Reducing diesel combustion emissions: Diesel fuel burns much more efficiently than gasoline, so the development of effective technologies for reducing emissions of diesel combustion pollutants nitrogen oxides (NOx) and particulate soot offers great promise for reducing energy consumption and, in turn, the production of carbon dioxide, which has been linked to climate change.For more about clean diesel technologies, contact Mike Harold, principal investigator of UH's Texas Diesel Testing and Research Center, at 713-743-4322 or firstname.lastname@example.org.
Harnessing solar energy: Researchers at the UH Center for Advanced Materials are looking to the sun for alternative-energy answers. Recent developments in inexpensive solar devices could drive down the cost of electricity and bring power to millions of homes across the country. To learn more about how solar energy will create a pathway to energy efficiency, contact Alex Freundlich at 713-743-3621 or email@example.com.
Getting solar power by way of the moon: In the search for alternative energy sources, a growing number of researchers, including those at UH's Institute for Space Systems Operations, are looking to the moon. By 2050, a planet Earth with 10 billion people would require about 20 terawatts of power - or about three to five times the amount of commercial power currently produced. The moon receives more than 13,000 terawatts of solar power, and just a fraction of that could satisfy all of Earth's power needs. The team at UH's ISSO want to do just that - and they've got plenty to say about what it'll take to "beam" it down. Contact Dave Criswell at 713-743-9135 or firstname.lastname@example.org.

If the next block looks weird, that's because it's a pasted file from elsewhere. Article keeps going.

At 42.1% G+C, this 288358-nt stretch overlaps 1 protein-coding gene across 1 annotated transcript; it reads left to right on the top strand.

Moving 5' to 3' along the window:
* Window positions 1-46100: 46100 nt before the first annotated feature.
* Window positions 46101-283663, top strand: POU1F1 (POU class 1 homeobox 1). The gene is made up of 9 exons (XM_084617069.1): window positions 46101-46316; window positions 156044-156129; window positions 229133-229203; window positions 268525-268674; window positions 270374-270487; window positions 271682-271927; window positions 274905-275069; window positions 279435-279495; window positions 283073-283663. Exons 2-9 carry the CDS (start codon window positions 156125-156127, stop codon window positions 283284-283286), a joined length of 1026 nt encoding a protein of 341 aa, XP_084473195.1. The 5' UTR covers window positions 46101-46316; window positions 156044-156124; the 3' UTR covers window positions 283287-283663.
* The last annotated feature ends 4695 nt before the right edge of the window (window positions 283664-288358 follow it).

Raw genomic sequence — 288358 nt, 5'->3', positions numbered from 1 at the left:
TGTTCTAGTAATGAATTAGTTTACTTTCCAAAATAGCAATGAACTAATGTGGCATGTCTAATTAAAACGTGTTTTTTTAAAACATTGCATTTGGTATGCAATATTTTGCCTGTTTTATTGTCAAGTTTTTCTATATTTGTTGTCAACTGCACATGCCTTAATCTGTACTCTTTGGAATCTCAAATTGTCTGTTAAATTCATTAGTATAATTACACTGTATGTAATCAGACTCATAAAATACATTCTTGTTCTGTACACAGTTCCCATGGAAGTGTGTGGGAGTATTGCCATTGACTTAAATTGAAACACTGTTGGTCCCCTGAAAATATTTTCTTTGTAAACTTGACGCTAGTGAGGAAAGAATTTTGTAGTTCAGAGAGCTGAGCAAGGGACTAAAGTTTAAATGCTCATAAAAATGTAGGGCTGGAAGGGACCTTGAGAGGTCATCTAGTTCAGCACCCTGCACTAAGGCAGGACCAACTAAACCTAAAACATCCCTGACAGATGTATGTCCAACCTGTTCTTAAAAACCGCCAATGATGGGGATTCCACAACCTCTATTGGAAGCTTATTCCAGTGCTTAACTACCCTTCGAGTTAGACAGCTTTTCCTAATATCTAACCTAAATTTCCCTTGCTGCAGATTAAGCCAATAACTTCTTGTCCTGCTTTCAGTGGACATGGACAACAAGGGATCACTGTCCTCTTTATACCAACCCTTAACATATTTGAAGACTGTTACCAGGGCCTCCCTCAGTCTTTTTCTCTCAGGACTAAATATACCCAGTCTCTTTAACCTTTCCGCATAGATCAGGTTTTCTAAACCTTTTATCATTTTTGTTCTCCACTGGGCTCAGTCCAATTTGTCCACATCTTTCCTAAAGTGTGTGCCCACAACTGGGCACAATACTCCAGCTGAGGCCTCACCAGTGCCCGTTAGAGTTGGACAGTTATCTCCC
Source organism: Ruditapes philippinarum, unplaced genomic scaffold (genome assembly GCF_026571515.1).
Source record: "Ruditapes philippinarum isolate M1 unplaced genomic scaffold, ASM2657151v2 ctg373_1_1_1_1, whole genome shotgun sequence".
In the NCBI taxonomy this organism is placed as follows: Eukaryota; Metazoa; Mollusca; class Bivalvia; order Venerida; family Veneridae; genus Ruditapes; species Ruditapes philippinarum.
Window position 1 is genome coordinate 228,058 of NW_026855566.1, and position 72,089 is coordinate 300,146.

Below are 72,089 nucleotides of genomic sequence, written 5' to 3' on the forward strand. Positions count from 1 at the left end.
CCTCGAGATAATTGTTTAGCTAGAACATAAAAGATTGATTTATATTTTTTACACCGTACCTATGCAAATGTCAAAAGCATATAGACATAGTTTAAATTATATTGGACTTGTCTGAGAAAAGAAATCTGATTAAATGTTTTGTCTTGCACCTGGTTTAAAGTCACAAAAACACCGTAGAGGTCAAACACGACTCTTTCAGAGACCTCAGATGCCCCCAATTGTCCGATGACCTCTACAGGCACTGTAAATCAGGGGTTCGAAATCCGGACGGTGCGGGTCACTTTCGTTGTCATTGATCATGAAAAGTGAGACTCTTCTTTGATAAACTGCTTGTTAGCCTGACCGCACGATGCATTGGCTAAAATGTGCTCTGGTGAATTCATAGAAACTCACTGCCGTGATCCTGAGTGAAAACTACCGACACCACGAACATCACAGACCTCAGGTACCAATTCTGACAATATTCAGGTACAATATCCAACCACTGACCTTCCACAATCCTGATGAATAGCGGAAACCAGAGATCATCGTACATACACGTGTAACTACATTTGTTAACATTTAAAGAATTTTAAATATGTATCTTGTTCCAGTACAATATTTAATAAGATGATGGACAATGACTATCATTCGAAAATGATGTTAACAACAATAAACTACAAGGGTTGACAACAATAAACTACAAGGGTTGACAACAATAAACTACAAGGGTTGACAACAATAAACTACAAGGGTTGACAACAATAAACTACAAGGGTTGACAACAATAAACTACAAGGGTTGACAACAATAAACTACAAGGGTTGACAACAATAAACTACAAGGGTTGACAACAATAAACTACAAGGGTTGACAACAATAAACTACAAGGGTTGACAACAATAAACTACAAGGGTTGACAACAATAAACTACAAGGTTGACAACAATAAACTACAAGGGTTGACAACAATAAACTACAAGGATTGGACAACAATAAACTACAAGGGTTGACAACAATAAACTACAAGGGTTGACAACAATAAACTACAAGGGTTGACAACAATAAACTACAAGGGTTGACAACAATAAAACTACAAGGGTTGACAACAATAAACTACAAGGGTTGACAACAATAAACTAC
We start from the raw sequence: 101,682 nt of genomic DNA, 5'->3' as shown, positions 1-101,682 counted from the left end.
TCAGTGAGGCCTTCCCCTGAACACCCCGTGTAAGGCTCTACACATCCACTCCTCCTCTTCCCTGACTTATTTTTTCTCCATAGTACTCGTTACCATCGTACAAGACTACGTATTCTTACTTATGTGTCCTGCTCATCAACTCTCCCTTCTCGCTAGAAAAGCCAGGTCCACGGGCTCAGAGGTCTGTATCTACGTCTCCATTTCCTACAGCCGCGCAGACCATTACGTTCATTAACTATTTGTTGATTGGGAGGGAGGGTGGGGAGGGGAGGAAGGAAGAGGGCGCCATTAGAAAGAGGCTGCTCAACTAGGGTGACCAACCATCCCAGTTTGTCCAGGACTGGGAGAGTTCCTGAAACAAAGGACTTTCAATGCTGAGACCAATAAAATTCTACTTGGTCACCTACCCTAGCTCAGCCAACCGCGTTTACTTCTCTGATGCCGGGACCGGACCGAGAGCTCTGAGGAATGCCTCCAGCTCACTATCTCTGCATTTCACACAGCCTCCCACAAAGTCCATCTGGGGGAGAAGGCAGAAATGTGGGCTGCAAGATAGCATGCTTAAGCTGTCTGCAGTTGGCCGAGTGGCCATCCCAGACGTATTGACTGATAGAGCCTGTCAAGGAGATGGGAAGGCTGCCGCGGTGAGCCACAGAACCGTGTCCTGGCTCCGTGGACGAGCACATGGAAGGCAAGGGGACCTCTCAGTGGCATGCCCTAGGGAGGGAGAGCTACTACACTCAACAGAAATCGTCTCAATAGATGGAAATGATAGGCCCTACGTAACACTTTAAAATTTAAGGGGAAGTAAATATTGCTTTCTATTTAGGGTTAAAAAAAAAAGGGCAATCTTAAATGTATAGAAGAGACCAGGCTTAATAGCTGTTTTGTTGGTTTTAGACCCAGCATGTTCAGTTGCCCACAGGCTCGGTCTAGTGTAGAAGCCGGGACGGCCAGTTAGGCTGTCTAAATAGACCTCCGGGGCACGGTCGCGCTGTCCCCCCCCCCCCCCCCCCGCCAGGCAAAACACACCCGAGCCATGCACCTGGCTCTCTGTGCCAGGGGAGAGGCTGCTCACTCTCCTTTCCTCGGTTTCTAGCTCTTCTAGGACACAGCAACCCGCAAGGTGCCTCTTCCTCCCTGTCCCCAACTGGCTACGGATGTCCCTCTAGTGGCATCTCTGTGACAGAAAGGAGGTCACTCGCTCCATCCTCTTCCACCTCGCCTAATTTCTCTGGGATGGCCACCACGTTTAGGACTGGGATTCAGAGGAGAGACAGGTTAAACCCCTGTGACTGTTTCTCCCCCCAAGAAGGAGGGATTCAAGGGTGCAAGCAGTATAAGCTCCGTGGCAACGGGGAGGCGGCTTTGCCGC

Doing more to conserve drinking water: As potable water becomes scarce in parts of the world, scientists are working on technologies to save Earth's limited supply of the incredibly valuable resource. Hanadi Rifai and Dennis Clifford can explain how water filtration and recycling techniques can address the growing global water shortage. Contact Rifai at 713-743-4271 or email@example.com,and contact Clifford at 713-743-4266 or firstname.lastname@example.org.
Fighting it out in the courts: As local, national and global communities enact new environmental safeguards and take violators to task, one thing's destined to happen: They'll end up battling it out in court. UH's Center for Environment, Energy and Natural Resources at the University of Houston is the first law program in the country to link energy issues with impacts on environment and natural resources, and Victor B. Flatt, director of the center and a nationally recognized expert in environmental legal and policy matters, can speak to what's happening in the judicial system today and what's to come. Contact Flatt at 713-743-2155 or email@example.com.
For more information about UH, visit the university's Newsroom at http://www.uh.edu/news-events/.